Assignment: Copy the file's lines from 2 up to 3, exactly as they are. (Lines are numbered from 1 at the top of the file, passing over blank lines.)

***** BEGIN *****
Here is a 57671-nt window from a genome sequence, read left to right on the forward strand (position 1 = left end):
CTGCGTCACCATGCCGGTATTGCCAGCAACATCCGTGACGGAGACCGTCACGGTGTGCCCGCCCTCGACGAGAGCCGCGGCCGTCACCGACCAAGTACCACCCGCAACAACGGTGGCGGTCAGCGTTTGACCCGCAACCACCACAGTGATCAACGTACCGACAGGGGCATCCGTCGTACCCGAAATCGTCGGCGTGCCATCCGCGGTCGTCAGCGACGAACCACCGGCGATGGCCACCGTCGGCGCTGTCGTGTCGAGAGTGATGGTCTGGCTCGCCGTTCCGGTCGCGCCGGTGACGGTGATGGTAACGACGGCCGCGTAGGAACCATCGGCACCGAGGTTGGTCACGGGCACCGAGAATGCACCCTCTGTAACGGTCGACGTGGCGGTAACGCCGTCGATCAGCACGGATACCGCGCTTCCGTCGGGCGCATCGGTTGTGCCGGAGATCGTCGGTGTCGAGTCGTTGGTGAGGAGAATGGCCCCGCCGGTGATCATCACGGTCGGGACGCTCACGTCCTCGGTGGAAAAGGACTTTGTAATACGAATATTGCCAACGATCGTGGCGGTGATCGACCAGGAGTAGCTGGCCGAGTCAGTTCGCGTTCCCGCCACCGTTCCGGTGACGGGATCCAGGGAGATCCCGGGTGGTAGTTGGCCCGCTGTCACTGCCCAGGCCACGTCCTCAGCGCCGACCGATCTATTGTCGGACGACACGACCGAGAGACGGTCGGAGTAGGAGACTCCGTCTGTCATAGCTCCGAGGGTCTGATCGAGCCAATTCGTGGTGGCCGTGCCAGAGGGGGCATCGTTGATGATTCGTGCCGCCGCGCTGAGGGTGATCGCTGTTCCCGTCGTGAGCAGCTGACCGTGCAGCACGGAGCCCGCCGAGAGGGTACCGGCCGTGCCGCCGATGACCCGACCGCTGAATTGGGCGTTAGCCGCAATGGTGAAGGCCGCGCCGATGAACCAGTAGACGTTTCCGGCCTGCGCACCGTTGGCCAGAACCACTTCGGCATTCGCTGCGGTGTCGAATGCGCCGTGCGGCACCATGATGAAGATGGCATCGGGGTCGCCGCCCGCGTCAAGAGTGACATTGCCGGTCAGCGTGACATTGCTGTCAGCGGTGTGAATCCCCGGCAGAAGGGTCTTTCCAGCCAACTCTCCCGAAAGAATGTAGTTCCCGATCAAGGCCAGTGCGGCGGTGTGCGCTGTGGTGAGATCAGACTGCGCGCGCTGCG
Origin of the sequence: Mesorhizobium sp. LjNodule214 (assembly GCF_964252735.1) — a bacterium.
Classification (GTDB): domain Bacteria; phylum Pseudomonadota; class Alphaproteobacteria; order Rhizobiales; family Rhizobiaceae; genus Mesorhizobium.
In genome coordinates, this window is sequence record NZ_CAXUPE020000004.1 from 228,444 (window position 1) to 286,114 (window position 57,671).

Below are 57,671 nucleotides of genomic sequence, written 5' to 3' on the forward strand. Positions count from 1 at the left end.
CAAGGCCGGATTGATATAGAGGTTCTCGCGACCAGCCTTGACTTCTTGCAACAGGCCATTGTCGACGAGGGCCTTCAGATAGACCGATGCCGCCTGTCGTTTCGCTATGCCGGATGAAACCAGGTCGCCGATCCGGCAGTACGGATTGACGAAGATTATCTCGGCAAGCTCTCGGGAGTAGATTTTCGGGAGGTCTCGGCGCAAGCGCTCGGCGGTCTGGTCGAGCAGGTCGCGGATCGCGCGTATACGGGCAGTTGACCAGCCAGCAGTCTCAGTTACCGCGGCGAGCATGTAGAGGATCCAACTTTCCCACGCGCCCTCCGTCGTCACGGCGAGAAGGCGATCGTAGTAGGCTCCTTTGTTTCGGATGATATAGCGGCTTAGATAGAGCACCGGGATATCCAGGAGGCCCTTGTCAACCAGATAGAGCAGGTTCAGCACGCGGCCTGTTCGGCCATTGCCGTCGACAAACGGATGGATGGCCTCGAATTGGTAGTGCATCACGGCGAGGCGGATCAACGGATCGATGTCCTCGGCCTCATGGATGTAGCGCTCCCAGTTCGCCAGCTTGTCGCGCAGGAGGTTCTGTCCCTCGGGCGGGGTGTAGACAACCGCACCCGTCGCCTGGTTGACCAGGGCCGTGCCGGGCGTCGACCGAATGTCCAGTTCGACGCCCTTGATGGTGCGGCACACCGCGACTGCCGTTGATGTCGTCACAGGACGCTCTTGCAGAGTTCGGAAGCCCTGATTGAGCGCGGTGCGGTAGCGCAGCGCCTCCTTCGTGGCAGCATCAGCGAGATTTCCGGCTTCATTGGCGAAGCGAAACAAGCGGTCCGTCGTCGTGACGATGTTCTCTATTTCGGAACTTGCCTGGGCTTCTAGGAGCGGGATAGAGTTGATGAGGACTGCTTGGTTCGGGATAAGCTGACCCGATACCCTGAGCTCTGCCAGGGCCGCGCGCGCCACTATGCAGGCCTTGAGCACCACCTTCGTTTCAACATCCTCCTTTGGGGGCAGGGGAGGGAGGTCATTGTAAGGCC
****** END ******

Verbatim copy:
CTGCGTCACCATGCCGGTATTGCCAGCAACATCCGTGACGGAGACCGTCACGGTGTGCCCGCCCTCGACGAGAGCCGCGGCCGTCACCGACCAAGTACCACCCGCAACAACGGTGGCGGTCAGCGTTTGACCCGCAACCACCACAGTGATCAACGTACCGACAGGGGCATCCGTCGTACCCGAAATCGTCGGCGTGCCATCCGCGGTCGTCAGCGACGAACCACCGGCGATGGCCACCGTCGGCGCTGTCGTGTCGAGAGTGATGGTCTGGCTCGCCGTTCCGGTCGCGCCGGTGACGGTGATGGTAACGACGGCCGCGTAGGAACCATCGGCACCGAGGTTGGTCACGGGCACCGAGAATGCACCCTCTGTAACGGTCGACGTGGCGGTAACGCCGTCGATCAGCACGGATACCGCGCTTCCGTCGGGCGCATCGGTTGTGCCGGAGATCGTCGGTGTCGAGTCGTTGGTGAGGAGAATGGCCCCGCCGGTGATCATCACGGTCGGGACGCTCACGTCCTCGGTGGAAAAGGACTTTGTAATACGAATATTGCCAACGATCGTGGCGGTGATCGACCAGGAGTAGCTGGCCGAGTCAGTTCGCGTTCCCGCCACCGTTCCGGTGACGGGATCCAGGGAGATCCCGGGTGGTAGTTGGCCCGCTGTCACTGCCCAGGCCACGTCCTCAGCGCCGACCGATCTATTGTCGGACGACACGACCGAGAGACGGTCGGAGTAGGAGACTCCGTCTGTCATAGCTCCGAGGGTCTGATCGAGCCAATTCGTGGTGGCCGTGCCAGAGGGGGCATCGTTGATGATTCGTGCCGCCGCGCTGAGGGTGATCGCTGTTCCCGTCGTGAGCAGCTGACCGTGCAGCACGGAGCCCGCCGAGAGGGTACCGGCCGTGCCGCCGATGACCCGACCGCTGAATTGGGCGTTAGCCGCAATGGTGAAGGCCGCGCCGATGAACCAGTAGACGTTTCCGGCCTGCGCACCGTTGGCCAGAACCACTTCGGCATTCGCTGCGGTGTCGAATGCGCCGTGCGGCACCATGATGAAGATGGCATCGGGGTCGCCGCCCGCGTCAAGAGTGACATTGCCGGTCAGCGTGACATTGCTGTCAGCGGTGTGAATCCCCGGCAGAAGGGTCTTTCCAGCCAACTCTCCCGAAAGAATGTAGTTCCCGATCAAGGCCAGTGCGGCGGTGTGCGCTGTGGTGAGATCAGACTGCGCGCGCTGCG
Origin of the sequence: Mesorhizobium sp. LjNodule214 (assembly GCF_964252735.1) — a bacterium.